In its coalition agreement, the council coalition of the Greens, SPD, Left Party and Volt has committed itself to further economic growth and wants to strive for an industry mix of services, crafts and innovative start-ups that are to be particularly promoted. At the same time, however, one of their most important items on the agenda is to initiate a traffic turnaround with more space for local traffic, cyclists and pedestrians. It is believed that switching to alternatives to the car will ultimately lead to more attractive city centres.

From the point of view of the retail association, the city administration could do much more to revitalise the city centre quickly. In this context, Vassiliou points to the state initiative "Zukunft .Innenstadt. North Rhine-Westphalia". The state government is providing 100 million euros for a state-owned immediate programme to strengthen the centres.

Last year, Bonn received three times 99,000 euros for the centre management of Bad Godesberg, Beuel and Hardtberg. This year, the association chairman said, the city had not applied for any funding. The city could use this money to rent stores itself, sublet them to companies on more favourable terms and recoup the difference via the subsidy. The association sees this as an opportunity for the city to exert its own influence on the branch mix.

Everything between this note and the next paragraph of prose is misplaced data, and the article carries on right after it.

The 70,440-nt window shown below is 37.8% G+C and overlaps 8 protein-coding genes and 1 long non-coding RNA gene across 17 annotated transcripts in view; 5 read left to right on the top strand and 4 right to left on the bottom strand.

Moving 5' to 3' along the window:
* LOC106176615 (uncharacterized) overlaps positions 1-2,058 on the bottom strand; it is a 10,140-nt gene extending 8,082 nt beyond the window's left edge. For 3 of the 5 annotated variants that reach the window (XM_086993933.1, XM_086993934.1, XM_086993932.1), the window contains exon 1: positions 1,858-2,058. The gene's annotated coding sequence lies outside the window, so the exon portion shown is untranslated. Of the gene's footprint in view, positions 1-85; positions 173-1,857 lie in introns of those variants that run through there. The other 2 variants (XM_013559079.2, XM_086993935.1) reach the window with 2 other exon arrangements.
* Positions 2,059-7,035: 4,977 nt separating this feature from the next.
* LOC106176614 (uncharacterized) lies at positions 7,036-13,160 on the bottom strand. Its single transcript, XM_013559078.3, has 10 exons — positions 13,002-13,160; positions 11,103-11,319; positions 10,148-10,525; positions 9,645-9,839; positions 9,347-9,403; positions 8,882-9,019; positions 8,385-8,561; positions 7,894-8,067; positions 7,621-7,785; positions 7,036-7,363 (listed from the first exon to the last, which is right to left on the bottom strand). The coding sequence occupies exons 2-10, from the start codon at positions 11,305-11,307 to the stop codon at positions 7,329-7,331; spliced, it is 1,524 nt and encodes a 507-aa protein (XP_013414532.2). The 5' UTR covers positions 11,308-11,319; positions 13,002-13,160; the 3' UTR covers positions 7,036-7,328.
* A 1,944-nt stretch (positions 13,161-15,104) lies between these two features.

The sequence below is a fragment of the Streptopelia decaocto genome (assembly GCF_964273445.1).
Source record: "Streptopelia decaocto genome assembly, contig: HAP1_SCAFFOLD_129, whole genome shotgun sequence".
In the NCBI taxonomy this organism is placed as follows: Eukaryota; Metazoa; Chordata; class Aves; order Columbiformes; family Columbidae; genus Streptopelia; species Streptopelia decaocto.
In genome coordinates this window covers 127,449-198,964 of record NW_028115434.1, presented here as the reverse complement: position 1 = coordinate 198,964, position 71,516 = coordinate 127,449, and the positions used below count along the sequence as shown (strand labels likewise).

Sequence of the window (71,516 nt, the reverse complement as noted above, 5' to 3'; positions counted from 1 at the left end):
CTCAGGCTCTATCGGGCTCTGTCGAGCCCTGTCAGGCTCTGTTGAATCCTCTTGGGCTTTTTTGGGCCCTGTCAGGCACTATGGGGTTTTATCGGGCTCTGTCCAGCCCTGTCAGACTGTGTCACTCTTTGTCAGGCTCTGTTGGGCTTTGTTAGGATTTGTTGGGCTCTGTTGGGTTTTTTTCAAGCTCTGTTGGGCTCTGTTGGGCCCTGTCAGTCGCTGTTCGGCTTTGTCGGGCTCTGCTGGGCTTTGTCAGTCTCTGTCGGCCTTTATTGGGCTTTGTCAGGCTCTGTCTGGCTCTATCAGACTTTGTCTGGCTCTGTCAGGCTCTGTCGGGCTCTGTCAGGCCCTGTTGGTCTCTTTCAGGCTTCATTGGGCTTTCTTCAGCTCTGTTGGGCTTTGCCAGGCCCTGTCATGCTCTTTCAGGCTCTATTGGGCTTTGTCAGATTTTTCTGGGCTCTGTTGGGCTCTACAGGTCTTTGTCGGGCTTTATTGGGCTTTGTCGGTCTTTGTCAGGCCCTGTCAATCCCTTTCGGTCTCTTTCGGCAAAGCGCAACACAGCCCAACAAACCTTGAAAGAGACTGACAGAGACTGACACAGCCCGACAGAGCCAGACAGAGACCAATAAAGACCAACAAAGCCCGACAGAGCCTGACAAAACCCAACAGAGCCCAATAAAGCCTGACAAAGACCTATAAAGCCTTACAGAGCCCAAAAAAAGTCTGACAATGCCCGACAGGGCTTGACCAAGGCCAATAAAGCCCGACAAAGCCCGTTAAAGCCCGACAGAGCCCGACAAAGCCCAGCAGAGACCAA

The administration is of a different opinion: "For a functioning real estate market, this instrument would be, in the view of the administration, a clear market intervention and also an intervention in the freedom of trade," said Markus Schmitz from the press office. Bonn has overall "a strongly below-average vacancy rate in the single-digit percentage range. "The consensus opinion - polled during a NRW-wide inner city conference - is that (urgent) action is needed from a vacancy period of two years and a vacancy rate of around 30 percent," Schmitz said.